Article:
In the Mediterranean as in our Eastern Neighbourhood, stronger multilateral cooperation among the partners should be part and parcel of the overall transformation and modernisation process promoted by the ENP. Together with genuine differentiation among our neighbours, it is key for building the area of peace and prosperity that will fulfil citizens' aspirations for a life in dignity.
Thank you for your attention.
President, Honourable Members,
Let me thank the authors, rapporteurs and coordinators for excellent job. This is the first time this house has attempted to reflect on our way of reporting on the ENP and I think they did it in a professional way and have shown the way for their successors next year.
Many of the appreciations I've heard in the debate I would share with the High Representative Catherine Ashton. I am not saying that very often but one thing needs to be clear: we do not have separate capacities and people in the EEAS and in the Commission for the ENP. We share the same people and this is the strength of the EU after Lisbon Treaty and we try to capitalise on it.
Now, let me make three points:
First: On the funding side, I welcome the European Parliament's efforts to finalise negotiations with the Council on the new European Neighbourhood Instrument. We need to complete negotiations as soon as possible. We are already late in putting the new instrument in place. Even if we have the 2014 budget approved, we cannot commit funds for new programmes in 2014 until the full legal and programming framework is formally adopted. This may put at risk the continuity of our support and our ability to react to changing circumstances.
The Commission supports European Parliament’s wish to have a greater involvement in strategic decisions on programming of financial assistance, allowing it to provide guidance on the programming of assistance under ENI at an earlier stage and before the programming documents are finalised. This will improve coherence and consistency.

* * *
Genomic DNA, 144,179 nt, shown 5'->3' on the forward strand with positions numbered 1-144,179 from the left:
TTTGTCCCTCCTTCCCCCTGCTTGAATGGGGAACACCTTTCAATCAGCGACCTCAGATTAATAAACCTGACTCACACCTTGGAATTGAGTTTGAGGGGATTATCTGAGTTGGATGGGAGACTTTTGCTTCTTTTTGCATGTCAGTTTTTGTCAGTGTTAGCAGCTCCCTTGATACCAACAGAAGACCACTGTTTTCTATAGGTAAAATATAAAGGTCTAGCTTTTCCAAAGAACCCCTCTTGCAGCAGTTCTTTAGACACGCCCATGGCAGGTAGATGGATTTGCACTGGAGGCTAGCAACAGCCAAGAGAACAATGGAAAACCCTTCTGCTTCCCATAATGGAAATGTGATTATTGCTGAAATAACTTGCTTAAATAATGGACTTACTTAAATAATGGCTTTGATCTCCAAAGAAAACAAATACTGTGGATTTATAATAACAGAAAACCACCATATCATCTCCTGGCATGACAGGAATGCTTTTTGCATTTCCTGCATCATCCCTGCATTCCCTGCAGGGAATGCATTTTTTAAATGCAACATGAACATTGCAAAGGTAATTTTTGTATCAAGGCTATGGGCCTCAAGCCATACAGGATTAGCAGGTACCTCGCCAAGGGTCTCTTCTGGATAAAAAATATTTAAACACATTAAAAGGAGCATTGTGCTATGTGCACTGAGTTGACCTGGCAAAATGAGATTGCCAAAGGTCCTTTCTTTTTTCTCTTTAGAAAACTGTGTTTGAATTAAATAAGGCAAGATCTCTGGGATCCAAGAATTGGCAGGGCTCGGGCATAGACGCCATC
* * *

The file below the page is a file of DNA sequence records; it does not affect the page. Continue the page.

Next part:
Second: on the benefits of cooperating with the European Parliament. You have been at the launch of the ENP, you have always served as the mirror providing us with reality check of this policy. Through Euronest and Euromed you have provided added value. In my contacts with the partners I underline the need to find consensus between the government and the opposition, the consensus on the European issues, trying to keep them outside of the political fight. Because the more inclusivity there is, the more reforms can be pursued. I guess the same applies to this House: the more consensus on the ENP as such, on the region, on the countries, the more effective the ENP is. The more politics our partners feel, the more politics I see in the relationship, the less effective this policy is.
Third point: It is not about imposing our policy on the partners. From the very beginning the ENP reflected not only on the Lisbon treaty and the new opportunities provided by the creation of the EEAS. It also reflected the dramatic changes in the Southern neighbourhood. We have tried to bring our policies closer to people in the partner countries. The ENP is a policy which we tried to elaborate on together with our partners and implement it for their benefit, while we of course benefit as well. The ENP can be successful if it is based on the principle of respecting each other, if it is based on the principle of differentiation between the South and the East and among the countries there. This policy can be successful on the basis of our values, also if we show sensitivity and understanding for economic and social needs of the partners and deliver on it. It can be successful only if we continue to be interactive with our partners and respond to their ambitions - supporting those who are ready to be supported by embarking on more ambitious path of reforms. And it can be successful if we strengthen the partnership with people through involving the Civil Society. Only then the transformative power of this policy can bring change. There is a bigger competition in the neighbourhood, but I think the ENP has shown that the soft power of the EU has a lot to offer.
The ENP is a policy of continuous engagement. Sometimes results may disappoint, but there are compelling reasons for it to provide the framework for the European Union's relations with its neighbours for the years to come.
Thank you for your attention.